You can protect your network against malware by using some existing tools in your system – for example in browser settings. You should strengthen your protection by adjusting the content filters, pop-up blockers, cookie and certificate settings. This not only needs to be done on all your company´s hardware, but on personal mobile devices if they connect to the company´s Wi-Fi.
One wise investment is an email filter. Spammers often use emails as a means to con employees into exposing network vulnerabilities, but if the emails do not arrive in employee inboxes, the risk is eliminated. An email filter is not necessarily an expensive investment, and it can be deployed in various ways to filter out the potentially catastrophic consequences of an employee clicking on a link which allows a hacker to install malware on your network.
Avoid data loss and data lock with back ups
According to research conducted by Kroll Ontrack, 40 percent of data loss is attributable to human error – either due to inadvertently deleting a file or folder, or by spilling a drink on a piece of IT hardware. Regular backups ensure that the data can be recovered with minimal disruption.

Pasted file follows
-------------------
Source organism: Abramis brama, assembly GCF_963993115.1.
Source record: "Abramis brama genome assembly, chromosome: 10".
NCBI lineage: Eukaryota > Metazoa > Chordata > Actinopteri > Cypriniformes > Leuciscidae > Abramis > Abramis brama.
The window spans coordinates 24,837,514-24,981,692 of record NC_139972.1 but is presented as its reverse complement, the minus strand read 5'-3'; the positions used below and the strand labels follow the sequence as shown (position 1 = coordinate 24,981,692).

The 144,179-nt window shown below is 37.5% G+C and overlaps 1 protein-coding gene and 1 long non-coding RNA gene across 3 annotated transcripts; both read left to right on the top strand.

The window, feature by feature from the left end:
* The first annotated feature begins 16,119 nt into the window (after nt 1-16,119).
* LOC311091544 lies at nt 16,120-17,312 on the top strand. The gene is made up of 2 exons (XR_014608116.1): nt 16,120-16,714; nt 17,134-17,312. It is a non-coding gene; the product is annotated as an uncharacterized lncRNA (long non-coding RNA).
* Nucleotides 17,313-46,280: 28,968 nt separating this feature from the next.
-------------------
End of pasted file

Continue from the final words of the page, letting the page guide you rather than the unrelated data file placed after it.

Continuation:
Regular backups also prevent your company being held to ransom if ransomware is installed on your network. Ransomware encrypts all your data with a key that only the person demanding the ransom has access to. The threat of your company being held to ransom can be eliminated if you are able to restore data from a recent back up.
There is a variety of back up options available for SMBs – file or volume synching, cloud backup, traditional backup software, and replication. The most appropriate option will depend on the volume of data your company produces.
Control software installations
Controlling the installation of software on the server or on any device is especially important because software is increasingly open-source and could introduce new vulnerabilities. For example, it may be convenient to install remote access software on your server, but this provides potential attackers with another gateway to penetrate your network. Software installations should be decisions you make with the same considerations as with other business decisions – weighing up the benefits against the risks.
Similarly the use of personal devices or software-as-a-service (SaaS) applications can also introduce risks to the network´s security. The use of personal devices and SaaS applications should have the same controls as would be applied to on-site company resources to avoid data loss, the installation of malware on the network and attacks from hackers.
Don´t ignore software updates
The final box to tick on our network security checklist for SMBs is not to ignore software updates. Software updates are released for a purpose – usually to patch vulnerabilities that have been discovered since the software´s installation.
From a security perspective, it is essential to apply software updates as soon as they are released. This applies to operating system software (Windows, Mac OS, Linux), security software such as antivirus software and standard programs. Some network security solutions have automatic software updates, and you should choose these whenever such an option is available.